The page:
Atkinson, Jane Monnig – In her ethnography The Art and Politics of Wana Shamanship (1989), Atkinson discusses the Wana of the interior region of east-central Sulawesi in Indonesia. As slash-andburn cultivators, the Wana rely for mediation between the worlds of human and other-than-human persons on tau kawalia, “people spirits” (i.e., shamans). Atkinson addresses the effectiveness of shamans and their rituals, focusing on and accounting for the popularity of the mabolong or drumming ceremony, arguing that ritual can be read anthropologically as symbolic, therapeutic, and a performance. Patients rely on shamans for healing, shamans rely upon their audiences for recognition, and the audience relies upon shamans to maintain community harmony. Shamans must perform well in order to maintain the attention of the audience, by which the community acknowledges the shamanic abilities. The symbolic component of the ritual involves fear of the everyday problems that threaten community life and can be healed only by shamans. Therapeutically, the audience’s focus of attention on the often humorous shaman rather than on the suffering patient promotes a catharsis in which emotional tensions are eased.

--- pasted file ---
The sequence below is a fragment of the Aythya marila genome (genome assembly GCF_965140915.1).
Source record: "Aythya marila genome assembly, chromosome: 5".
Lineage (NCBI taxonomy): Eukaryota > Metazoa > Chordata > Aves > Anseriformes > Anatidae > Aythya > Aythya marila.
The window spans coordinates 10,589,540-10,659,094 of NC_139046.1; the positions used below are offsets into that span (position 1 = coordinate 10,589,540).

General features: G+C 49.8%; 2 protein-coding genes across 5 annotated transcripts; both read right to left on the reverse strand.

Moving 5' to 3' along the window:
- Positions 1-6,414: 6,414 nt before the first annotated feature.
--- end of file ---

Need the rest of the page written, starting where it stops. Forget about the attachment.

Atkinson asserts that symbolic and performance-based readings are overlooked if too much emphasis is placed on therapy as the only goal of shamanic rituals, however, and that the essential role of the community is neglected if the shaman–patient relationship is emphasized. On the other hand, if the ritual is interpreted in terms of its symbolic, therapeutic, and performance-based meanings, the community dynamics of shamanistic ritual become clear.
Atkinson has also written the indispensable article “Shamanisms Today” (1992), offering a critical engagement with discourse on shamans as well as suggestions for future research. Some 15 years later, the study of shamanism is in need of an updated edition.